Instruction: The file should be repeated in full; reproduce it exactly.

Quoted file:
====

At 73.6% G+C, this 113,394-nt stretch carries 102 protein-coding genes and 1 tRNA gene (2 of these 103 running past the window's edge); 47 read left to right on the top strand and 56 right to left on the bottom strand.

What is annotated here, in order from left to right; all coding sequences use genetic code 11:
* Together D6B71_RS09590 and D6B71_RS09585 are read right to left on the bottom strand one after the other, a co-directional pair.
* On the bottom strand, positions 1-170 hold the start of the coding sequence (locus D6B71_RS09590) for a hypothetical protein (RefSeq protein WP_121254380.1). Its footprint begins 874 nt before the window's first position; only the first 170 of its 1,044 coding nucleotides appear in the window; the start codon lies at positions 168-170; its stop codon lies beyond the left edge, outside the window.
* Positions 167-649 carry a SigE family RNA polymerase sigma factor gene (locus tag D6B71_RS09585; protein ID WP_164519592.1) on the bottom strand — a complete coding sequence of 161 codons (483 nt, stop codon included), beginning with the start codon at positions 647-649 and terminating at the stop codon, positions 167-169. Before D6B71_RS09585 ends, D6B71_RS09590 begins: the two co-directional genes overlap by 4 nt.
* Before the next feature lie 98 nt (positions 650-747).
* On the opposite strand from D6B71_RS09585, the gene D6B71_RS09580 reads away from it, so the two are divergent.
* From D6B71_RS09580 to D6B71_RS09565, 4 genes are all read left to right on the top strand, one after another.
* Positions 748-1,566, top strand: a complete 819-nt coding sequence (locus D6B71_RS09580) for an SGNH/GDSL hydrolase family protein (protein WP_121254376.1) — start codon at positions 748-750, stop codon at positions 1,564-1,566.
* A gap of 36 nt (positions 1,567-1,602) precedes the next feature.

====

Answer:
At 73.6% G+C, this 113,394-nt stretch carries 102 protein-coding genes and 1 tRNA gene (2 of these 103 running past the window's edge); 47 read left to right on the top strand and 56 right to left on the bottom strand.

What is annotated here, in order from left to right; all coding sequences use genetic code 11:
* Together D6B71_RS09590 and D6B71_RS09585 are read right to left on the bottom strand one after the other, a co-directional pair.
* On the bottom strand, positions 1-170 hold the start of the coding sequence (locus D6B71_RS09590) for a hypothetical protein (RefSeq protein WP_121254380.1). Its footprint begins 874 nt before the window's first position; only the first 170 of its 1,044 coding nucleotides appear in the window; the start codon lies at positions 168-170; its stop codon lies beyond the left edge, outside the window.
* Positions 167-649 carry a SigE family RNA polymerase sigma factor gene (locus tag D6B71_RS09585; protein ID WP_164519592.1) on the bottom strand — a complete coding sequence of 161 codons (483 nt, stop codon included), beginning with the start codon at positions 647-649 and terminating at the stop codon, positions 167-169. Before D6B71_RS09585 ends, D6B71_RS09590 begins: the two co-directional genes overlap by 4 nt.
* Before the next feature lie 98 nt (positions 650-747).
* On the opposite strand from D6B71_RS09585, the gene D6B71_RS09580 reads away from it, so the two are divergent.
* From D6B71_RS09580 to D6B71_RS09565, 4 genes are all read left to right on the top strand, one after another.
* Positions 748-1,566, top strand: a complete 819-nt coding sequence (locus D6B71_RS09580) for an SGNH/GDSL hydrolase family protein (protein WP_121254376.1) — start codon at positions 748-750, stop codon at positions 1,564-1,566.
* A gap of 36 nt (positions 1,567-1,602) precedes the next feature.